Wednesday, June 13, 2007
The sports world is reminding me of a radio show I'm listening to about the Seige of Leiden in 1574. It was a place where all food and hope are gone.
Dateline Cleveland! The Cavs are all but eliminating dashing the hopes of the good people of C Town and destoying my perfect record at Fearless Predictions.
Dateline Los Angeles! The Mets woes continue as John Maine, who is also on my fantasy team, gives up three homers on three pitches.
Dateline New York! The Yankees continue their winning ways with their seventh win in a row.
Dateline WhatIfSports! My team is 12-16 and 6 games out of first place.
Dateline: My Living Room! My NCAA team's hopes of an undefeated season was dashed by the Florida Gators.
At least my NASCAR team is in fourth place whch is impressive since never watch the sport I can barely drive a car.
Monday, June 11, 2007
I was Googling myself last week. We all do it, like picking our noses, masturbating and taking money out of cash registers when nobody's looking. There was the usual Amazon profiles and smart ass book reviews, wedding, birth and death announcements, back issues of Penthouse with my freelance articles (I was in the same issue as Kingsley Amis and Ben Stein!), and lots of people named Brett who work for Sonnenschein, Nath & Rosenthal, a giant law firm that owns the Sonnenschein.com domain.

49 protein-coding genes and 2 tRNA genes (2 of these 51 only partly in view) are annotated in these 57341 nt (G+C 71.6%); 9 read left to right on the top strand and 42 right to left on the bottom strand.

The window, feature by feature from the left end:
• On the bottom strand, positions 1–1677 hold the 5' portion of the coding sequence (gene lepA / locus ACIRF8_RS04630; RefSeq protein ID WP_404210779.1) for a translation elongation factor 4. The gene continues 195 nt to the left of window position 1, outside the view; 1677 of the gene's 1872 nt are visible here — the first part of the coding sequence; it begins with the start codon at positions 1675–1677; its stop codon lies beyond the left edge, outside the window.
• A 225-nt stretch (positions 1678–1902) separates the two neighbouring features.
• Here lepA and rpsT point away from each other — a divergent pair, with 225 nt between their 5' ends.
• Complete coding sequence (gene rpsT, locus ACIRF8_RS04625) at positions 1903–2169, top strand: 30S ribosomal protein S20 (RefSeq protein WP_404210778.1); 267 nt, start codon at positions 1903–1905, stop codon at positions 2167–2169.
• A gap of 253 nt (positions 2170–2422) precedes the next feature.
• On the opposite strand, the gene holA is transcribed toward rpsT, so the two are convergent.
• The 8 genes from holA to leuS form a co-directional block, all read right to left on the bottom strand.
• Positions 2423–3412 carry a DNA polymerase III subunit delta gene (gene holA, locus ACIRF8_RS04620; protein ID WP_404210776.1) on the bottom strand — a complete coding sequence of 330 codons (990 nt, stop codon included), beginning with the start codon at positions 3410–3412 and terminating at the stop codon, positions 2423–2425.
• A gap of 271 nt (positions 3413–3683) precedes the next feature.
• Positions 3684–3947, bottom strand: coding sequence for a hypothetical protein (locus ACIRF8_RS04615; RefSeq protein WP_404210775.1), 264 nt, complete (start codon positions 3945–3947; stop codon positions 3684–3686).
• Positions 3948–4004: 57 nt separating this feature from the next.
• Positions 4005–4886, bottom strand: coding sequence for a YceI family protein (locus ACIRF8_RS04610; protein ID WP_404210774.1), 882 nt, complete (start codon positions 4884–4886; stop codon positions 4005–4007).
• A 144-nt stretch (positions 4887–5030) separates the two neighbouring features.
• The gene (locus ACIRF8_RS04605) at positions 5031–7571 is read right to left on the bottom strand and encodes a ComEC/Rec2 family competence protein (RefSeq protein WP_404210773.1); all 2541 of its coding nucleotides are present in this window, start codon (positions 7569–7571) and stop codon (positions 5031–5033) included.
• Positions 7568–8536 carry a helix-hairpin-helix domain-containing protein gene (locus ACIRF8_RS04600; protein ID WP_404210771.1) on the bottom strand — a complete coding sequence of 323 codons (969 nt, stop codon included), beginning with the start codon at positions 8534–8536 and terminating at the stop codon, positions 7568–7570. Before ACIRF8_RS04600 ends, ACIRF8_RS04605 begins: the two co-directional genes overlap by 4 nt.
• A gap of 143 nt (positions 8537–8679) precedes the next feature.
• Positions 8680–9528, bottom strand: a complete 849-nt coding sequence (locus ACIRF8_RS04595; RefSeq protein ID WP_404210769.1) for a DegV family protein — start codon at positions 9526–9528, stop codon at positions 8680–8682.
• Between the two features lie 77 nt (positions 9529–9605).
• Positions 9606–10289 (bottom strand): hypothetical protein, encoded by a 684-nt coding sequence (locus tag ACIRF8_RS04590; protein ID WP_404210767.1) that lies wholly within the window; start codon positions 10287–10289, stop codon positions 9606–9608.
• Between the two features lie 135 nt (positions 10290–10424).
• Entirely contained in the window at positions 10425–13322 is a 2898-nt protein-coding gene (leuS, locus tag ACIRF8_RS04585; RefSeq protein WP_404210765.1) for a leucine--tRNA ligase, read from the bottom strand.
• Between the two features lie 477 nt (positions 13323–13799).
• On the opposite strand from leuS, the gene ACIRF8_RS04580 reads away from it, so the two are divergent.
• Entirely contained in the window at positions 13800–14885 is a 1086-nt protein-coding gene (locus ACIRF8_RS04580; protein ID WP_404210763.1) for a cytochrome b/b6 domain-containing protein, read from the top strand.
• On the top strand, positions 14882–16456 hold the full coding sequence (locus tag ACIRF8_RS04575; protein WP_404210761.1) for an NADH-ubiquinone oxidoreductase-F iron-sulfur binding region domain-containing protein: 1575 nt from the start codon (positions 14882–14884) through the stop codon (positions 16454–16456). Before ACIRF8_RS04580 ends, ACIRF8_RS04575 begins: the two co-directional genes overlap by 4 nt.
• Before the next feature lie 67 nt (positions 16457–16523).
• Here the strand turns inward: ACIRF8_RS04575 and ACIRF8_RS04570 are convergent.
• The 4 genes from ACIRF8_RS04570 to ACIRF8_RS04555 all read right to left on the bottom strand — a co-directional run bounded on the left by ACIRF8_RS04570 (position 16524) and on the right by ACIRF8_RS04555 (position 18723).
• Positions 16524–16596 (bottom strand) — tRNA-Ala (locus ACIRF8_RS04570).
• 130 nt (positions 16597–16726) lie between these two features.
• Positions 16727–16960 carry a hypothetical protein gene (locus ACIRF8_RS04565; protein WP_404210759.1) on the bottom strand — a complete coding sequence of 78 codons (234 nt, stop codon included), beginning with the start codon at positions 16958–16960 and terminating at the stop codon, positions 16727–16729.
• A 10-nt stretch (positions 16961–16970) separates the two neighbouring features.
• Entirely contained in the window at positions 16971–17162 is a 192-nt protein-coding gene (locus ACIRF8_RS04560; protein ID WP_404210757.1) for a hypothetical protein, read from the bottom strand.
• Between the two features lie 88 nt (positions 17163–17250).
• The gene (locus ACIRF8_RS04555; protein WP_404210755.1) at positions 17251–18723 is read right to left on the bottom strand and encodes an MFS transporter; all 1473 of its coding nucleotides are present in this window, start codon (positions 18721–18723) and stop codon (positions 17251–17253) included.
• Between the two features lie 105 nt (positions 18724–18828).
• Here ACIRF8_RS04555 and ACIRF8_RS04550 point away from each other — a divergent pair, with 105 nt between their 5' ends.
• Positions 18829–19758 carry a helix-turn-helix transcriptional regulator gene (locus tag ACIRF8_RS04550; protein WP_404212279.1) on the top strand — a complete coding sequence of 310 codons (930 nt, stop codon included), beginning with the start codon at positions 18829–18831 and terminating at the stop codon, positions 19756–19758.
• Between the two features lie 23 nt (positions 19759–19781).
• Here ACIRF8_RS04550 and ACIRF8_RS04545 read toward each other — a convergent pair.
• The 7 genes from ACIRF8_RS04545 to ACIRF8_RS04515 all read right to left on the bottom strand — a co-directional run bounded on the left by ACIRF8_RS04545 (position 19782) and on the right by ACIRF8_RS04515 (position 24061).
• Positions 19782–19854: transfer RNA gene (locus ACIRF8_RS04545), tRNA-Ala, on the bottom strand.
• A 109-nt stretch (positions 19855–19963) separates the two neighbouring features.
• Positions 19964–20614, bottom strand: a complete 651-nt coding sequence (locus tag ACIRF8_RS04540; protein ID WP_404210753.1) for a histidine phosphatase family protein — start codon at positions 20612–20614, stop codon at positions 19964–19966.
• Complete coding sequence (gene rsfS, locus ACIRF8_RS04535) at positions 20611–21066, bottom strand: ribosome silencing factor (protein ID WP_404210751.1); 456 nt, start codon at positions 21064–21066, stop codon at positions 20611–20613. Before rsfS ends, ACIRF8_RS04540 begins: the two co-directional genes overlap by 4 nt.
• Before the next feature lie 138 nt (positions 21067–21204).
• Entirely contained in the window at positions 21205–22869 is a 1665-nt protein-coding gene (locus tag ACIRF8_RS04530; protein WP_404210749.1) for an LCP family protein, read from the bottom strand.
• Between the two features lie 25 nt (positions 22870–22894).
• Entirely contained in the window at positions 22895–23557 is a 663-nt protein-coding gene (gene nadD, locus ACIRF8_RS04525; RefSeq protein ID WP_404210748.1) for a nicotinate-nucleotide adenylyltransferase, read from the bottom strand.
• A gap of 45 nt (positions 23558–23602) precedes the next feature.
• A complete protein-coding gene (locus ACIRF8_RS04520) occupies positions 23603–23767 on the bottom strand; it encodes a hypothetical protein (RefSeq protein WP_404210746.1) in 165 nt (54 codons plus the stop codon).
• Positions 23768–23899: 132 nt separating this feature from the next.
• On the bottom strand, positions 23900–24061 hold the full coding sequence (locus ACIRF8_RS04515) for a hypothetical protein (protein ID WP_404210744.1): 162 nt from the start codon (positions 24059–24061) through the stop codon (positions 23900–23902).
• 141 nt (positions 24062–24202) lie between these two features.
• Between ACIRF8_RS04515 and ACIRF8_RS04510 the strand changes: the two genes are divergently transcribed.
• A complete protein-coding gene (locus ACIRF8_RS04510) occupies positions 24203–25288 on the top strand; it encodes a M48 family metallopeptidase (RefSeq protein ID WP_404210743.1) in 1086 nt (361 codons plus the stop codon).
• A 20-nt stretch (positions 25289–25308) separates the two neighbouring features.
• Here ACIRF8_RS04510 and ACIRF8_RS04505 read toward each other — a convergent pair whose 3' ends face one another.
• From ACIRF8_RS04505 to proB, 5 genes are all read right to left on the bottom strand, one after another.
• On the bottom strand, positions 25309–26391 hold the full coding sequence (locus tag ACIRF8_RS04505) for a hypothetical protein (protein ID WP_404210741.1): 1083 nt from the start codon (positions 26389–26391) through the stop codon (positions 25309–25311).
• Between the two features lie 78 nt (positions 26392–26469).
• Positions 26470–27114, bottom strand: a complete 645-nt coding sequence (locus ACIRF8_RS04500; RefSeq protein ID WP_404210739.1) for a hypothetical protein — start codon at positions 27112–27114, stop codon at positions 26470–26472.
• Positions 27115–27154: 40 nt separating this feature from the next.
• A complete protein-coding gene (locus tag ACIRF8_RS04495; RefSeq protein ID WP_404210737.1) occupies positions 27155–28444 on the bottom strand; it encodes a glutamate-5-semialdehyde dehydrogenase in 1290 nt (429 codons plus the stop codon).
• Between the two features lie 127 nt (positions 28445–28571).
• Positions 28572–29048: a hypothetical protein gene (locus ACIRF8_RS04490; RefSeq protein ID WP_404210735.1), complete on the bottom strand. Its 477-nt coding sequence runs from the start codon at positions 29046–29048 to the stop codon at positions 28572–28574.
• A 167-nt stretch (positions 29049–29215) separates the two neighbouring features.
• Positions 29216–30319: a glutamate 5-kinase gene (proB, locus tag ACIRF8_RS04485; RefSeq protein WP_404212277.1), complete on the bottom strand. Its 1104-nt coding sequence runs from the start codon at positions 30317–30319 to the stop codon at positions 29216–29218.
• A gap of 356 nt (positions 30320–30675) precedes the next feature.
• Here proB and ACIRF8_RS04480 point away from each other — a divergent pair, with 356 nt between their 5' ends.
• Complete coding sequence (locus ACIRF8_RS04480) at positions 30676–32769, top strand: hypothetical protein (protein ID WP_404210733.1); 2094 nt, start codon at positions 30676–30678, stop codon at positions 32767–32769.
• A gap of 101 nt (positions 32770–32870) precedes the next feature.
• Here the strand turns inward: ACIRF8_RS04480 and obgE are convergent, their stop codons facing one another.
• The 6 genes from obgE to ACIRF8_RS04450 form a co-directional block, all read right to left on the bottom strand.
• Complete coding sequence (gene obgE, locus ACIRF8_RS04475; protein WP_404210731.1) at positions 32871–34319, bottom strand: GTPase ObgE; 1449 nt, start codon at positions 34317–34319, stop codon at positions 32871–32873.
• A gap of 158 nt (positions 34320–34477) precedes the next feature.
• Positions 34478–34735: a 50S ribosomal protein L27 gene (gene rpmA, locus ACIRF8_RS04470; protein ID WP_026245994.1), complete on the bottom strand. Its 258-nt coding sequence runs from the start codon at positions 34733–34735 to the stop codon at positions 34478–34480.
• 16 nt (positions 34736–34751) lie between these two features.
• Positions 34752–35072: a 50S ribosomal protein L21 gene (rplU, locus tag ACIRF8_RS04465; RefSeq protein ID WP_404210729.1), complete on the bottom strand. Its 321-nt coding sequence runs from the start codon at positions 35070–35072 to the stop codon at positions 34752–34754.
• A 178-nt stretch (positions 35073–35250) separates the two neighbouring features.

Then I found this. I'm in a book? I'm in a 10-year old book and nobody told me? It's called Notes from Underground: Zines and the Politics of Alternative Culture, has anyone read it?
In case you don't know I was editor and publisher of a zine called Roulez, The Magazine for and About the Serious Mille Bornes Player in the early nineties. I have no idea who this Stephen Duncombe is or what his zine was that I traded for. Since the page I'm on isn't in Google I have no idea how I'm referenced and the suspense is killing me.
I've purchased a used copy on Amazon. More info as it becomes available.
Saturday, June 9, 2007
Thursday, June 7, 2007
One of the first detective books I ever read was by Lawrence Block. I forget what it was called but I remember two things from it. One, the detective takes a date to a Chinese restaurant and they both get the same fortune. I've been waiting for that to happen to me ever since. Second, at the mid-point (where detective writing books tell you you should have a major plot twist) two seemingly unconnected cases are connected totally out of the blue. I now know that's a pretty common twist but it blew my early teen mind.
This book is from the early sixties. It's not bad, typical of the good but not great output from Hard Case. If you like hardboiled you'll like this. It's about a professional card cheat who winds up in an anonymous midwestern city after he's told to leave Chicago. He is pulled between his life of crime and surprising success at a straight life. But wouldn't you know it, a femme fatale pulls him back in.